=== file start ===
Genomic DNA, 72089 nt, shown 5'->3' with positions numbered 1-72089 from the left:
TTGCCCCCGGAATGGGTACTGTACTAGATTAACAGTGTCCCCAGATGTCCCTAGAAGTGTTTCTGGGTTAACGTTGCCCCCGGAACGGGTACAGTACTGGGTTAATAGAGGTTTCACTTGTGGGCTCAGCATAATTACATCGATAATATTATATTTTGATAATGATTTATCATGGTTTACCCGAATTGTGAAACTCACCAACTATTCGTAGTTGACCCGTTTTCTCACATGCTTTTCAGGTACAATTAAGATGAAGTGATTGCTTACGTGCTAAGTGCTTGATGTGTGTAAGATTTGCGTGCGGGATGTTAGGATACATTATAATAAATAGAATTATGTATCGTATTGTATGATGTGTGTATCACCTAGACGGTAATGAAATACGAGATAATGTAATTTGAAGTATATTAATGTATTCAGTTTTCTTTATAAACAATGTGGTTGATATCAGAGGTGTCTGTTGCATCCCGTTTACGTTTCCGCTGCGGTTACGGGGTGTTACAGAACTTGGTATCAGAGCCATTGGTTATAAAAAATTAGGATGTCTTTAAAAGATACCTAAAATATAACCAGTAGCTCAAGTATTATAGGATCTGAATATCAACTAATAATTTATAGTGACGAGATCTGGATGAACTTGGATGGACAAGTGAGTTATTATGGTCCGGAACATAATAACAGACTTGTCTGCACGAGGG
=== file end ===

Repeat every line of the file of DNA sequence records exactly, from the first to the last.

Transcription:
Genomic DNA, 72089 nt, shown 5'->3' with positions numbered 1-72089 from the left:
TTGCCCCCGGAATGGGTACTGTACTAGATTAACAGTGTCCCCAGATGTCCCTAGAAGTGTTTCTGGGTTAACGTTGCCCCCGGAACGGGTACAGTACTGGGTTAATAGAGGTTTCACTTGTGGGCTCAGCATAATTACATCGATAATATTATATTTTGATAATGATTTATCATGGTTTACCCGAATTGTGAAACTCACCAACTATTCGTAGTTGACCCGTTTTCTCACATGCTTTTCAGGTACAATTAAGATGAAGTGATTGCTTACGTGCTAAGTGCTTGATGTGTGTAAGATTTGCGTGCGGGATGTTAGGATACATTATAATAAATAGAATTATGTATCGTATTGTATGATGTGTGTATCACCTAGACGGTAATGAAATACGAGATAATGTAATTTGAAGTATATTAATGTATTCAGTTTTCTTTATAAACAATGTGGTTGATATCAGAGGTGTCTGTTGCATCCCGTTTACGTTTCCGCTGCGGTTACGGGGTGTTACAGAACTTGGTATCAGAGCCATTGGTTATAAAAAATTAGGATGTCTTTAAAAGATACCTAAAATATAACCAGTAGCTCAAGTATTATAGGATCTGAATATCAACTAATAATTTATAGTGACGAGATCTGGATGAACTTGGATGGACAAGTGAGTTATTATGGTCCGGAACATAATAACAGACTTGTCTGCACGAGGG